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The built-in parallax background option available in Divi makes it easy to create a parallax effect in your layout. But at times it can be difficult to get the placement just right so the portion of the background image you want displayed is visible. In this tutorial we’ll show you how you can use the background-position property in your CSS to control the exact position of your image.

We’re going to focus on the True Parallax option in this example since the effect is better than the CSS Parallax option. We’re also going to focus on the Fullwidth Header module. The technique and CSS will be the same whether you’re applying it to a section, Fullwidth Header, or any other module or element.

The image I’ll be using is a 1920 x 1080 px image. You may have to play around with the exact dimensions to get the effect you want, but this is a good place to start. It should give you plenty of height to work with and will look good on larger desktop screens. Using the technique below, we have full control over the vertical placement of the image. For horizontal placement, you’ll need to crop the image in a way that the objects in the image you want to line up with the left, center or right portion of the header are in the left, center or right portion of the image.

Since parallax is all about motion, please watch the video above to see the end results and walkthrough of the tutorial below. Let’s get started!

In my demo page, I am adding a Fullwidth Section and Fullwidth Header module to the top of the page. After adding placeholder text to the Title, Subtitle, and Body fields within the module’s Content tab, I now need to add my background image. Scroll down and open the Background section near the bottom of the Content tab. Click on the image tab and add your 1920 x 1080 image. Next turn on the Use Parallax Effect toggle. A new Parallax Method dropdown should appear. Choose the True Parallax option.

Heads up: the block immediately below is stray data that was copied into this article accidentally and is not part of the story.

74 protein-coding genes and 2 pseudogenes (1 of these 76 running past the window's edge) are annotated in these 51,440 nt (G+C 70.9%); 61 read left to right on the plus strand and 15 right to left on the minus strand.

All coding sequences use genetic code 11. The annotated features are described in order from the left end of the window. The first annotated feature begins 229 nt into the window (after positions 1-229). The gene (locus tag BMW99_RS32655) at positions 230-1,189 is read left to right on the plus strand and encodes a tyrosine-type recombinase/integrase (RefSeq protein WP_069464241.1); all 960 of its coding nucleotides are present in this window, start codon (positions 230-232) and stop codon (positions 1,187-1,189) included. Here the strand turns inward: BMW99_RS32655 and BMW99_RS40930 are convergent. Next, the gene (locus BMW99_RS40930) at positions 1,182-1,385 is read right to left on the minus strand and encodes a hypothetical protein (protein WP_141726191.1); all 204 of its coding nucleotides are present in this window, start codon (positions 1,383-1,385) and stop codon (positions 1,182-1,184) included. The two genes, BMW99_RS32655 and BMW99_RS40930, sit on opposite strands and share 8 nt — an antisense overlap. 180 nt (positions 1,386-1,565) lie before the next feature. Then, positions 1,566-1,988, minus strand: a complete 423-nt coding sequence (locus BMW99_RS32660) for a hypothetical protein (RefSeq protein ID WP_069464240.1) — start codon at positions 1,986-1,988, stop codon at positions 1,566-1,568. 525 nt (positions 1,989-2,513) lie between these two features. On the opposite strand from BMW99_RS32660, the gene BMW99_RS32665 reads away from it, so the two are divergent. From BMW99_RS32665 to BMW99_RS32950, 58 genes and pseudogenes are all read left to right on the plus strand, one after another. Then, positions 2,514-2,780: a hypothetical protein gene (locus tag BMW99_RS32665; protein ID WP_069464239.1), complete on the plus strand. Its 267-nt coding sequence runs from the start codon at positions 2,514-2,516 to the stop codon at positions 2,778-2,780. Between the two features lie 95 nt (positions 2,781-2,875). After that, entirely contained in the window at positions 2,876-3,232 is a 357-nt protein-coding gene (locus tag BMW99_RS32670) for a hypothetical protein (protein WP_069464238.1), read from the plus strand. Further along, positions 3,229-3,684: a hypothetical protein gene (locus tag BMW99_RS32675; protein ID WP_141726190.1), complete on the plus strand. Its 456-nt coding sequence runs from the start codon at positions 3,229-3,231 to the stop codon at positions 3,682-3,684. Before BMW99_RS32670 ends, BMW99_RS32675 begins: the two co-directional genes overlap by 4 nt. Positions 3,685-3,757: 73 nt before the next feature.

When the True Parallax option is enabled in the Fullwidth Header module, a new span container with class et_parallax_bg is added to the HTML output of the module. We’ll target this class in our CSS to modify the placement of the image. We’ll also need to give our module a CSS class or ID to target unless we want our changes to apply to all Fullwidth Header modules on the page or site. In my example I added the bottoms-up CSS ID in the Fullwidth Header’s Advanced tab -> CSS ID & Classes -> CSS ID.

We now have the background image set, parallax toggle turned on and set to True Parallax, placeholder text added, and a CSS ID assigned so we can target this header module only. Save the module and let’s add our CSS.

In this example we’re going to add our CSS to the Visual Builder’s Page Settings (the gear icon along the bottom of your screen). Once the Page Settings popup appears, we need to go to the Advanced tab -> Custom CSS. Here we can add CSS that will only affect this page. Below is the portion of the CSS that affects the background image placement:

#bottoms-up .et_parallax_bg {
  background-position: 50% -250px !important;
}